It is painful to witness the tragedy of a person embarking on a path of self-destruction. In a recent example of this, Steven Smith, then captain of the Australian cricket side, and probably the best batsman in the world, hatched a plan to give Australia in a match against South Africa the advantage by illegally changing the condition of the ball. In pursuit of victory at all costs, he led a few key players in his side in a brazen act of cheating. Evidence of ball-tampering was caught on camera, and Smith was swiftly removed as captain of the side and handed a year-long ban from cricket. Those who went along with his plan received similar bans. Smith’s career – and more importantly, his reputation – lies in ruins.
This kind of self-destructive behaviour has manifested itself throughout history, and the temptation to fall into its trap is part of the human condition. The Gemara (Sotah 9a and b) documents various examples of this self-destructive behaviour. The Gemara begins with a general discussion on adultery, and it’s a fitting place to start: a person who commits adultery destroys everything that they have; their marriage, their children, their name.
The Gemara goes on to cite specific people from Jewish history who had the world at their feet, and then threw it all away. One is Avshalom, King David’s son, who staged a coup against his own father, in a mad pursuit of power. Avshalom had everything – he was a prince, he had the blessings of being part of the royal Davidian House, and he was a person of great charisma and talent. And yet, in the end, he was killed in battle as King David and his troops regained control of the country. In pursuit of something which was beyond him – beyond the ethical principles which the Torah requires us to live by – he lost everything.
Another example quoted by the Gemara is that of Haman. Haman was the Prime Minister to King Achashveirosh, who presided over one of the largest empires in human history. Haman had power, he had wealth, he had fame and recognition. In fact, wherever he went people bowed down before him. There was only one exception. Mordechai alone refused to bend the knee – and it drove Haman crazy. “And all of this is worth nothing as long as I see Mordechai the Jew just sitting there at the palace gate,” he says at one point. In the end, his obsession with Mordechai leads directly to his downfall, and he and his sons are hung on the gallows by the king.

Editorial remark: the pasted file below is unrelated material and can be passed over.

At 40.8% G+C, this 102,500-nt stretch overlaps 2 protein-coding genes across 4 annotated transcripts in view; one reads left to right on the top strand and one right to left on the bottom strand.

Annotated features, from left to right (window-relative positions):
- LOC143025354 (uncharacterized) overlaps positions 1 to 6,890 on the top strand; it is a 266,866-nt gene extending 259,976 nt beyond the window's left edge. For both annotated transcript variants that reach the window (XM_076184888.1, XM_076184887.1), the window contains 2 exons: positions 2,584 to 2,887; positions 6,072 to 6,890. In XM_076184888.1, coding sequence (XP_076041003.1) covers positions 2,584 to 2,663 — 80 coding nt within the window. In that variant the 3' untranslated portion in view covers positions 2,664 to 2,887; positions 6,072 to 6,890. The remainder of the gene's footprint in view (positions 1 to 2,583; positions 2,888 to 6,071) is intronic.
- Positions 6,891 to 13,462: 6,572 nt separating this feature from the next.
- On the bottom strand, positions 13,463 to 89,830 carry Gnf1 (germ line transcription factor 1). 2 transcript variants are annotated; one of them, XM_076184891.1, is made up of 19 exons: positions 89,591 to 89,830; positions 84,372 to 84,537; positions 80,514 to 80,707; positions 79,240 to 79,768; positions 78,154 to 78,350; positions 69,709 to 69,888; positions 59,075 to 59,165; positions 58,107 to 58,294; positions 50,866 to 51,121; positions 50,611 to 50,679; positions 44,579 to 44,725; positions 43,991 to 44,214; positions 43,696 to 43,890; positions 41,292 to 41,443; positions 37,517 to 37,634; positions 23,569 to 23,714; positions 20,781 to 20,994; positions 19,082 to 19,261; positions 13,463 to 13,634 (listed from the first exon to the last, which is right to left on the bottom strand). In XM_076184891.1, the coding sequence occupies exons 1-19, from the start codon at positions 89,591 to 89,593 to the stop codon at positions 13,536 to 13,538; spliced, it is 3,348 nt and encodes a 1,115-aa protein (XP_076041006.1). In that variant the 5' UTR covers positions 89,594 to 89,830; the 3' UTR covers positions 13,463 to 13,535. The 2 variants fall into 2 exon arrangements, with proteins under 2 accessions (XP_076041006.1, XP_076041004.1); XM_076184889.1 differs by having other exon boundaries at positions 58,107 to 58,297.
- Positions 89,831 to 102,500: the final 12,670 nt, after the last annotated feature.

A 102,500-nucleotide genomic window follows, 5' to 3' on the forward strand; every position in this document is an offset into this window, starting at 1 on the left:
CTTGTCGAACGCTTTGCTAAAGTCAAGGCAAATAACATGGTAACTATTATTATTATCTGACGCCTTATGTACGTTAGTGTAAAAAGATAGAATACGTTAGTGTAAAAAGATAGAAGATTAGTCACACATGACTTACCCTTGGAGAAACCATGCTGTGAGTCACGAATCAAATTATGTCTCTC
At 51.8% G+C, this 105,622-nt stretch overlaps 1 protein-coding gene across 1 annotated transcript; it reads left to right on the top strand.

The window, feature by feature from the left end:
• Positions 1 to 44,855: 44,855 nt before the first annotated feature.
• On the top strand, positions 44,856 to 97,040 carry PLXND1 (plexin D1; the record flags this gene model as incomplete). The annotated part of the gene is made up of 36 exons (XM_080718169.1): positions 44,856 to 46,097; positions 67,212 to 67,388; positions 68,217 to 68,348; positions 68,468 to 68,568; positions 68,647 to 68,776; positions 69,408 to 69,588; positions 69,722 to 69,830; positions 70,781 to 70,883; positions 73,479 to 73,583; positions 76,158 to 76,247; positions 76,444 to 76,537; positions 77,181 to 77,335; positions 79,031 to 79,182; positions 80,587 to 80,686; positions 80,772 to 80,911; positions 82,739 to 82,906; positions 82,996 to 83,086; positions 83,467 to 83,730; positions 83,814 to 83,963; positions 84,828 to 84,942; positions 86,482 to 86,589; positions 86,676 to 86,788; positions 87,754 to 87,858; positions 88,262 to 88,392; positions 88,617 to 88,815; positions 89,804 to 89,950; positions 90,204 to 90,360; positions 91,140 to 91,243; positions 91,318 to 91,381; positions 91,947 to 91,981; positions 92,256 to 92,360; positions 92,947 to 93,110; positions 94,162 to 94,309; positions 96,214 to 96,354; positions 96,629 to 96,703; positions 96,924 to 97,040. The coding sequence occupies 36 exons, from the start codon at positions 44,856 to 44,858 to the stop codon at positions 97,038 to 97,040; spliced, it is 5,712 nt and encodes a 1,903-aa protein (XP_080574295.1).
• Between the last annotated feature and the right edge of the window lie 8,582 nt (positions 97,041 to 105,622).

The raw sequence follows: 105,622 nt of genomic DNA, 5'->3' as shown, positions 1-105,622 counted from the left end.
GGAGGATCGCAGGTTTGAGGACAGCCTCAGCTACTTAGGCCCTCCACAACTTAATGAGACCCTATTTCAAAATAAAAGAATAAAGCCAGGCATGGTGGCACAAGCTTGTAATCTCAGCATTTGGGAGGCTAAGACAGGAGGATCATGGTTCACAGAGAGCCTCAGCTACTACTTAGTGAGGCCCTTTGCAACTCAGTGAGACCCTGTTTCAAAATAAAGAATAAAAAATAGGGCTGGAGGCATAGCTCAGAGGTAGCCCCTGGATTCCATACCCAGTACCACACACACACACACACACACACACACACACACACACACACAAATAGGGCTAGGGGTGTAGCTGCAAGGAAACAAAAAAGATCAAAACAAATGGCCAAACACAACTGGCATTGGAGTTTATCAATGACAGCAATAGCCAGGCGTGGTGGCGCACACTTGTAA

A classic Chumash example of power driving a person to distraction is the case of Korach, the protagonist and title character from this week’s parsha. Korach was a man of great renown among the Jewish people. He had wealth, power, and exceptional intellectual abilities, but this wasn’t enough. As the first cousin of Moses and Aaron, Korach wanted the priesthood, which had been given to Aaron, and in pursuit of that he mounted a rebellion, marshaling more than 250 tribal leaders against Moses. In the end, he and his followers were literally swallowed by the earth.
Besides having fame and fortune, there’s one thing tying all of these characters together – in each case, they lacked something, and in each case, their downfall was brought about by a misguided, obsessive pursuit of that thing. And that is why, we are all susceptible to self-destructive behaviour. We all have certain blessings and lack certain others. We all face the risk of pursuing the things we lack with such blind ambition that it causes us to lose the blessings we do have.